A former Alaska Airlines pilot will spend a year behind bars for flying intoxicated — at three times over the legal limit — in June 2014.
On Wednesday, the U.S. Attorney’s Office in central California announced that former Alaska Airlines captain David Hans Arnston had been sentenced to one year and one day in federal prison for piloting an aircraft with over 80 passengers aboard, CBS News reports.
KTLA 5 adds that Arnston will also have to pay a $10,000 fine, in addition.
The 63-year-old aviator, from Newport Beach, Calif., previously pleaded guilty to the crime in February of this year. On June 20, 2014, Arnston piloted two flights — from San Diego, Calif., to Portland, Ore., with 160 passengers on board; and then returned to San Diego piloting a second Alaska Airlines flight carrying 80 passengers. Upon deplaning in San Diego, he was randomly selected for drug and alcohol testing by the carrier.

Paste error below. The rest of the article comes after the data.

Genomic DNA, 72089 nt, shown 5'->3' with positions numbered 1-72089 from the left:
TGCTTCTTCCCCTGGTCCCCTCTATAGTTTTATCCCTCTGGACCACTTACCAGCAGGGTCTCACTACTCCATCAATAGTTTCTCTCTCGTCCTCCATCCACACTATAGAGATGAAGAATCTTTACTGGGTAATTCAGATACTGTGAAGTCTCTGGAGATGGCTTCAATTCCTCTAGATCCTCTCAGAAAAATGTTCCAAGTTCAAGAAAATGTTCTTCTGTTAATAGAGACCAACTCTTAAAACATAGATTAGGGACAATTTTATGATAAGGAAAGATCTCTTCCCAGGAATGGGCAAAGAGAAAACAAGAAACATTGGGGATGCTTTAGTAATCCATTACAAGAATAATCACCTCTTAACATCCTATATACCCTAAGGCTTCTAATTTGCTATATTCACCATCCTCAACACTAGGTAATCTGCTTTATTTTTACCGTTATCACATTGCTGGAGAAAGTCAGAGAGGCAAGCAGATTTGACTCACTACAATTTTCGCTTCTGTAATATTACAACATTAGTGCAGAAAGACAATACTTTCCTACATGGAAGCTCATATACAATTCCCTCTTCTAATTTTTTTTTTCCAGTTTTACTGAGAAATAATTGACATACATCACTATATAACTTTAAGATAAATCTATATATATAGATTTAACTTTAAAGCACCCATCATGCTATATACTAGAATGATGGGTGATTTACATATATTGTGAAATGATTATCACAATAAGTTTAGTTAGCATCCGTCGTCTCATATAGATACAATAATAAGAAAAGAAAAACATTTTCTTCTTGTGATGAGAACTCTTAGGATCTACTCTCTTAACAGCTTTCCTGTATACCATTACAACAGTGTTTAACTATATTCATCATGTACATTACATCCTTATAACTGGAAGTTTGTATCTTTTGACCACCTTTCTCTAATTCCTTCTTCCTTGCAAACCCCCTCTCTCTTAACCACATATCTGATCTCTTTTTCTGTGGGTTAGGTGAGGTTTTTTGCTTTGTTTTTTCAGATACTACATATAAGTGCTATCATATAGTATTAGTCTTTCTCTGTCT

According to the plea agreement, both breathalyzer tests performed on Arnston “were well above the federal limit of 0.04 percent for pilots,” indicating blood alcohol concentrations of 0.134 and 0.142 percent, over three times the legal limit.
For comparison, according to the Department of Motor Vehicles, it is illegal for adults to operate motor vehicles with blood alcohol concentrations of 0.08 percent or higher in the state of California; that percentage drops to 0.04 percent for those operating commercial vehicles. Minimum first-time offenses include fines, possible jail time and mantadory alcohol treatment classes, among other penalties. Those operating commercial vehicles may face criminal penalties and license suspensions.
After touching down at John Wayne Airport and spotting the drug tester, Arnston allegedly said, “I bet it’s for me,” according to his co-pilot on the two flights said, CBS reports.
Arnston was then removed from all safety-sensitive duties by Alaska Airlines, and he retired from employment with the carrier after a 20-plus year career as a captain, KTLA reports. The Federal Aviation Administration (FAA) also revoked his pilot’s license.
Prosecutors said that Arnston was an alcoholic “during at least a substantial portion" of his career, and concealed the fact from both the carrier and FAA.
Representatives for Alaska Airlines not immediately return Fox News’ request for comment.
Fox News’ Alexandra Deabler contributed to this report.